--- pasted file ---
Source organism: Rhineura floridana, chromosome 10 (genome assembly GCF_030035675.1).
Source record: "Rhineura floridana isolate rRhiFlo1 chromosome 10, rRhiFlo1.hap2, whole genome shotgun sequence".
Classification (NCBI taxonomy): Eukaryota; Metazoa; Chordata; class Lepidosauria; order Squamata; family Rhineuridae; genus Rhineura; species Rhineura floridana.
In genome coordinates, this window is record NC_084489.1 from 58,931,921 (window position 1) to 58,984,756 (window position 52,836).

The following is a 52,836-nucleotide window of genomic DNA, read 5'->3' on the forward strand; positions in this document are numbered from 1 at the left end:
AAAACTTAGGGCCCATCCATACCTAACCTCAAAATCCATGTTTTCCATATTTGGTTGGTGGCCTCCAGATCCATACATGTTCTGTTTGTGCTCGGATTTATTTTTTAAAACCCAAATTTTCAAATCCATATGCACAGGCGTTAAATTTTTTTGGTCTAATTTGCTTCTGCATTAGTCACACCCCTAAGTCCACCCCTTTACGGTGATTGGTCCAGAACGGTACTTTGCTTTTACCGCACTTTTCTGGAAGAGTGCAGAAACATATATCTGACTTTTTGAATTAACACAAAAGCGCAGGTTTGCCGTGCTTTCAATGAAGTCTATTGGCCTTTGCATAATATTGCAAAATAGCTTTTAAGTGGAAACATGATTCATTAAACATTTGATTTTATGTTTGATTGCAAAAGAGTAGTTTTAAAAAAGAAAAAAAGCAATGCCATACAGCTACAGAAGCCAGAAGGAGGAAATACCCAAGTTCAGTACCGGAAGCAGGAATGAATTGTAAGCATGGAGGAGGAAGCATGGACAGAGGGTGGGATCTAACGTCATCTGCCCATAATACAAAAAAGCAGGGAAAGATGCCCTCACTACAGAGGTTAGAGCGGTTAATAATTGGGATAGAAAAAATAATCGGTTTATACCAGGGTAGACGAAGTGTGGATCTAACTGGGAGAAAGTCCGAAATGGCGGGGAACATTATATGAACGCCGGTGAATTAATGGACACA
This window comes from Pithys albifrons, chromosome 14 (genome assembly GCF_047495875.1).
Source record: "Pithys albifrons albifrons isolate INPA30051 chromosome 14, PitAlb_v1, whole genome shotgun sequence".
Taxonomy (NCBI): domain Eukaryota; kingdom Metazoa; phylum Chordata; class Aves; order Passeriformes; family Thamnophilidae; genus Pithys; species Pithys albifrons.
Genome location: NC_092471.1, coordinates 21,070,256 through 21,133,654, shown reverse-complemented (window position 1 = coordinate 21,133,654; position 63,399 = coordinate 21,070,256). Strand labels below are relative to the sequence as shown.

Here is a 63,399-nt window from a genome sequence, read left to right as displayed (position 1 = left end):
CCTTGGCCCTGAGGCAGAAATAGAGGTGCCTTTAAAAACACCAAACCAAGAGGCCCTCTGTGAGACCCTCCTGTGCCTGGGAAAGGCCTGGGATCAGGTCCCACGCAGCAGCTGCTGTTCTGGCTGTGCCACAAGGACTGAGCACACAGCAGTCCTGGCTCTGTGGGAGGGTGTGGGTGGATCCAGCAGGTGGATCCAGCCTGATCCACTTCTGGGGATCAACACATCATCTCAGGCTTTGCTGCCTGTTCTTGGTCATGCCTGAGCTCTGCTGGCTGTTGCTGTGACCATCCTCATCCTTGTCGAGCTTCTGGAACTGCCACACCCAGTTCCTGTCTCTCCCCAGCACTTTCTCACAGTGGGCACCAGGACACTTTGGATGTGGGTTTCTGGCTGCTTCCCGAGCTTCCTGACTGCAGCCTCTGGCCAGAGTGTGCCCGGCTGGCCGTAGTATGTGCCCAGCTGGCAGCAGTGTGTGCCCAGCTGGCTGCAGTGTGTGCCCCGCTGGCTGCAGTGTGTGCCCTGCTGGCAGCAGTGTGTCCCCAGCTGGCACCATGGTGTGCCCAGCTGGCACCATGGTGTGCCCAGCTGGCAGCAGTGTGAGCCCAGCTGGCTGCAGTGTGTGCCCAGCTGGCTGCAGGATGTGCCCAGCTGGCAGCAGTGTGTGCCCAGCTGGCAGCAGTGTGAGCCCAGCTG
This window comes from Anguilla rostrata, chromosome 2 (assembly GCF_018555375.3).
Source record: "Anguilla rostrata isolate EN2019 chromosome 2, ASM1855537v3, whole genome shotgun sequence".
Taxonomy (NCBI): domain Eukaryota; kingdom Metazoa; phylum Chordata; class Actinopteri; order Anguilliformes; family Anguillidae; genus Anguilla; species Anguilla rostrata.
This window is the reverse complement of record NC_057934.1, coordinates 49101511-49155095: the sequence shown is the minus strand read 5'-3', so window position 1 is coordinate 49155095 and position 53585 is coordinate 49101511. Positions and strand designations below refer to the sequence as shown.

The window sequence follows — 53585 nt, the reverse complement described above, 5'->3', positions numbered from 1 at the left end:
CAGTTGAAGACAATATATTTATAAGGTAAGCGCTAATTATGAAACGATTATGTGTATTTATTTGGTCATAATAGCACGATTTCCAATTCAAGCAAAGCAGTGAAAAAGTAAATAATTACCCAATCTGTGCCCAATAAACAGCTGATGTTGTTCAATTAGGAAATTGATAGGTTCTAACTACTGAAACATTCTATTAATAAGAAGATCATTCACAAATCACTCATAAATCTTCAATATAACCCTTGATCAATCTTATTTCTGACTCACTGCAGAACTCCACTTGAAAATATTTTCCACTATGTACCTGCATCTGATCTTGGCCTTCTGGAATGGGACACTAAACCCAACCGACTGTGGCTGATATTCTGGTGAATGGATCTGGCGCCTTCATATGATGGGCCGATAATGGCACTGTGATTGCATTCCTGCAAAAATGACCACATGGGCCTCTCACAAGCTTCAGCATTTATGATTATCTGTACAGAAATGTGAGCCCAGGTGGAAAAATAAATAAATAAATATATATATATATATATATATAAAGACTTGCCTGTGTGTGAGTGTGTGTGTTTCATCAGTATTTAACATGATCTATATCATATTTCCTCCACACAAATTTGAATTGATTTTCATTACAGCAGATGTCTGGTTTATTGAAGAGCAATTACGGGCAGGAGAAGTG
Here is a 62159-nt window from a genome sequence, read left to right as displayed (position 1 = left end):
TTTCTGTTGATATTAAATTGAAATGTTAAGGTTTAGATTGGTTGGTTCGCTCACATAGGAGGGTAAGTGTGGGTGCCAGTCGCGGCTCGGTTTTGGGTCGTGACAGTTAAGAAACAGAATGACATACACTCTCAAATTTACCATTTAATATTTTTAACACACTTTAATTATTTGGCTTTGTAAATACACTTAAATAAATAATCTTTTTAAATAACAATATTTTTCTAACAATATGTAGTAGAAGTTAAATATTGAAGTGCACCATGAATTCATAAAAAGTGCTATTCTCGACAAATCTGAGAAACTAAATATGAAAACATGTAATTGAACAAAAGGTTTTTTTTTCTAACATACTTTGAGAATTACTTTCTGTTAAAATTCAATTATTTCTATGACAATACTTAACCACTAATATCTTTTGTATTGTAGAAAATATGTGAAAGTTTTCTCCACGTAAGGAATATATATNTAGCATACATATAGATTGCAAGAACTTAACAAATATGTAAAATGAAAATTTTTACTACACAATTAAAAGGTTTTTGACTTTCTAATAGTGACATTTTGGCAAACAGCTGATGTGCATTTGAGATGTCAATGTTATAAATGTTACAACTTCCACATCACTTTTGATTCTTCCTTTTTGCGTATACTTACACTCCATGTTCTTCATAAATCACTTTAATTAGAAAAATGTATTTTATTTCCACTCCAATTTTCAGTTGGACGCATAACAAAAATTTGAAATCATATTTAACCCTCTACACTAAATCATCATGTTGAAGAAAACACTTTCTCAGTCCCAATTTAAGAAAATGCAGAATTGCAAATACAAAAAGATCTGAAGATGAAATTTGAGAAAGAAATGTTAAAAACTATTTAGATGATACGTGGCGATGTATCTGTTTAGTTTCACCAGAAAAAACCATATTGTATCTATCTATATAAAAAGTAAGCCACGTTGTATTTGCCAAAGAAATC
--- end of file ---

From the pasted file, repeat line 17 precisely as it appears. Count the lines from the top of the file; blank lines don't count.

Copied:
The window sequence follows — 53585 nt, the reverse complement described above, 5'->3', positions numbered from 1 at the left end: